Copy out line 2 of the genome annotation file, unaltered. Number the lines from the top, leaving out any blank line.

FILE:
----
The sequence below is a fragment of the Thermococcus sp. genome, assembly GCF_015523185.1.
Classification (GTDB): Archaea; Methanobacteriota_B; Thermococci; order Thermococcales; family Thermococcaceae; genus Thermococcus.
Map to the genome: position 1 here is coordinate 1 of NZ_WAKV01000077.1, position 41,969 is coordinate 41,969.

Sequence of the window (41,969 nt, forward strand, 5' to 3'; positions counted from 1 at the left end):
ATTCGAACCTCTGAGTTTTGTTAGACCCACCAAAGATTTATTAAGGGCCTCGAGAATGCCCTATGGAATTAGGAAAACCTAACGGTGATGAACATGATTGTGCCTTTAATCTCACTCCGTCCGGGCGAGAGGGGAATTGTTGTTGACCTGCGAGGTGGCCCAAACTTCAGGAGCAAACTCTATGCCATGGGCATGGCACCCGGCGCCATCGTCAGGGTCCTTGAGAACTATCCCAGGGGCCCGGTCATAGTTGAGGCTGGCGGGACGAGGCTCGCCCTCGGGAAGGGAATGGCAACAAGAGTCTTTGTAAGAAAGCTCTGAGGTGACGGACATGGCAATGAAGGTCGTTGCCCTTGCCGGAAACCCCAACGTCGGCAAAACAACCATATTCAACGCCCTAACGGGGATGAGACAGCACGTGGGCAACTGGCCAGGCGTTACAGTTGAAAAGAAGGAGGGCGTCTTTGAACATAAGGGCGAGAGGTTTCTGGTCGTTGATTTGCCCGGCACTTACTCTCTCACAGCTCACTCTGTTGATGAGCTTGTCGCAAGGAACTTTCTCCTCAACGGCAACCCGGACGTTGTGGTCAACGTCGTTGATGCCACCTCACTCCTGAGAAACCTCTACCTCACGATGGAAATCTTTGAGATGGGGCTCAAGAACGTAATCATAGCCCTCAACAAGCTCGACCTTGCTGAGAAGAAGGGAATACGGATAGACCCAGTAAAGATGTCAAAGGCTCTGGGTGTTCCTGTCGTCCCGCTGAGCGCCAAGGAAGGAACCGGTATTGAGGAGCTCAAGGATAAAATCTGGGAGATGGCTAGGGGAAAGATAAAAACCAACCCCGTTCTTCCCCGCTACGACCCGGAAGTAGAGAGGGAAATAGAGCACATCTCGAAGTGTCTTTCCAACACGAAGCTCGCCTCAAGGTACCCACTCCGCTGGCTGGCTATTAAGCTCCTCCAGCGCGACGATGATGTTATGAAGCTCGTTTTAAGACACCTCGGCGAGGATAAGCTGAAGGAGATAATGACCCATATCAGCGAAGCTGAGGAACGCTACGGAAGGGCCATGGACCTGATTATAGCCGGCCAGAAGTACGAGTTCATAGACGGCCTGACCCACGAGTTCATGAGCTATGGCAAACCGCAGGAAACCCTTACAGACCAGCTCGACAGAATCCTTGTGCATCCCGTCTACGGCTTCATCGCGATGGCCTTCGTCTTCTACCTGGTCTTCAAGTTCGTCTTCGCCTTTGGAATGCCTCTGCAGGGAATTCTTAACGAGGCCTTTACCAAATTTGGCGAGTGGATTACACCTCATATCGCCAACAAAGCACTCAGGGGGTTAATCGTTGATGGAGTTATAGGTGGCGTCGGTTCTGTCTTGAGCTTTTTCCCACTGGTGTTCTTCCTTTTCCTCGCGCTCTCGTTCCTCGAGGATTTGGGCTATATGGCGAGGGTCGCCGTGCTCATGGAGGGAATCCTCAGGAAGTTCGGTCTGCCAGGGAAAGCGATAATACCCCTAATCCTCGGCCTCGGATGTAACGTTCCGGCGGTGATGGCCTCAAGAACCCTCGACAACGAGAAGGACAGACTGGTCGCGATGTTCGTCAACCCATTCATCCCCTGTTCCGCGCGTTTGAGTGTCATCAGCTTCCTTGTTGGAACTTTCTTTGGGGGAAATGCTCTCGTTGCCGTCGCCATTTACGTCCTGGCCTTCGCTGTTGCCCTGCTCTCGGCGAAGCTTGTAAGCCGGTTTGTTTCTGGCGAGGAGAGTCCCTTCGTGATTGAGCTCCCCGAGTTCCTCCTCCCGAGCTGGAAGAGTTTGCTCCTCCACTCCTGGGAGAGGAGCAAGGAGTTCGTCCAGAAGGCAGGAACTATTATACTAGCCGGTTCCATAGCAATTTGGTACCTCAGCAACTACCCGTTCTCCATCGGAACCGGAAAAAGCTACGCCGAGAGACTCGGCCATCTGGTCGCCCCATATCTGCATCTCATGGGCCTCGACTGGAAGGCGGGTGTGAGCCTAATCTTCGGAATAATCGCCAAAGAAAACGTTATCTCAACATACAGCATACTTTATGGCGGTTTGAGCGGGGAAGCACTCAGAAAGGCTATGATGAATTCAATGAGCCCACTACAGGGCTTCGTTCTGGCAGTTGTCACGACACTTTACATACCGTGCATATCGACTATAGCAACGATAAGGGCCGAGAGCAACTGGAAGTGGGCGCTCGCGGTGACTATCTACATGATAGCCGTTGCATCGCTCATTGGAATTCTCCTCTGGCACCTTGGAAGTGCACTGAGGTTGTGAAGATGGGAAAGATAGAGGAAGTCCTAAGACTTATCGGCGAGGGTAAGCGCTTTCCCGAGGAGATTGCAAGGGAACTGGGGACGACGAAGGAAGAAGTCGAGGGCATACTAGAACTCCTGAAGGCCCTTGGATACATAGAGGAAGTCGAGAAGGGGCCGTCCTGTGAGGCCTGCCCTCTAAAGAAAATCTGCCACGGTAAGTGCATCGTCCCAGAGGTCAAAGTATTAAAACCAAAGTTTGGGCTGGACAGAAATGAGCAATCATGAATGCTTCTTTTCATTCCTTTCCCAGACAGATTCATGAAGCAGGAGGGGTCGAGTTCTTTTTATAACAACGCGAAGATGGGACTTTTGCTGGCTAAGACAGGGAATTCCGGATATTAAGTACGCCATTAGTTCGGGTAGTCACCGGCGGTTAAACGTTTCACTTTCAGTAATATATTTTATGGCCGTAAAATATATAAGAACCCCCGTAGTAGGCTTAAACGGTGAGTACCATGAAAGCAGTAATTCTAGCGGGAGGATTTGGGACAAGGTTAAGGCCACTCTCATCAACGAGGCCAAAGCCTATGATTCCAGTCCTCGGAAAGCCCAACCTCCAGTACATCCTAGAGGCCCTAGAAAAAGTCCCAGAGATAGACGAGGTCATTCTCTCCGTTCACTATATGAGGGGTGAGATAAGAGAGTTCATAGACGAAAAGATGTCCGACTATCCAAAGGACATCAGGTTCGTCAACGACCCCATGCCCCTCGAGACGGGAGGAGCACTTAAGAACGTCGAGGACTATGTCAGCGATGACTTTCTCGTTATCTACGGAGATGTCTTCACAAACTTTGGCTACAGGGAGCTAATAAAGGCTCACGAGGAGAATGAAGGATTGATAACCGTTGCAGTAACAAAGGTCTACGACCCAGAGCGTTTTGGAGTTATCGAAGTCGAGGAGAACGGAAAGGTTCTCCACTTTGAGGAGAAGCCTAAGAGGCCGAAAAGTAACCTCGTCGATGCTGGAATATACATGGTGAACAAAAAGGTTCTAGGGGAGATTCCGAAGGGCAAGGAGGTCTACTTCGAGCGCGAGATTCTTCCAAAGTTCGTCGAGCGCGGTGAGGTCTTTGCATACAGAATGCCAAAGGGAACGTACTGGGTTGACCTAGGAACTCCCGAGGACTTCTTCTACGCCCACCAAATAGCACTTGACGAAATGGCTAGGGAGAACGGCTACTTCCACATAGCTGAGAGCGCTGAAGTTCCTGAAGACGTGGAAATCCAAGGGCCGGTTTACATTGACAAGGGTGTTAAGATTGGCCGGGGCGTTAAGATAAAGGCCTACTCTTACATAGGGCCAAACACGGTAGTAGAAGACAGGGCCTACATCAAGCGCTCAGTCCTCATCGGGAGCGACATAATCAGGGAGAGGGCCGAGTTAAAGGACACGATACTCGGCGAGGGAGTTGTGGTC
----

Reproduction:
Classification (GTDB): Archaea; Methanobacteriota_B; Thermococci; order Thermococcales; family Thermococcaceae; genus Thermococcus.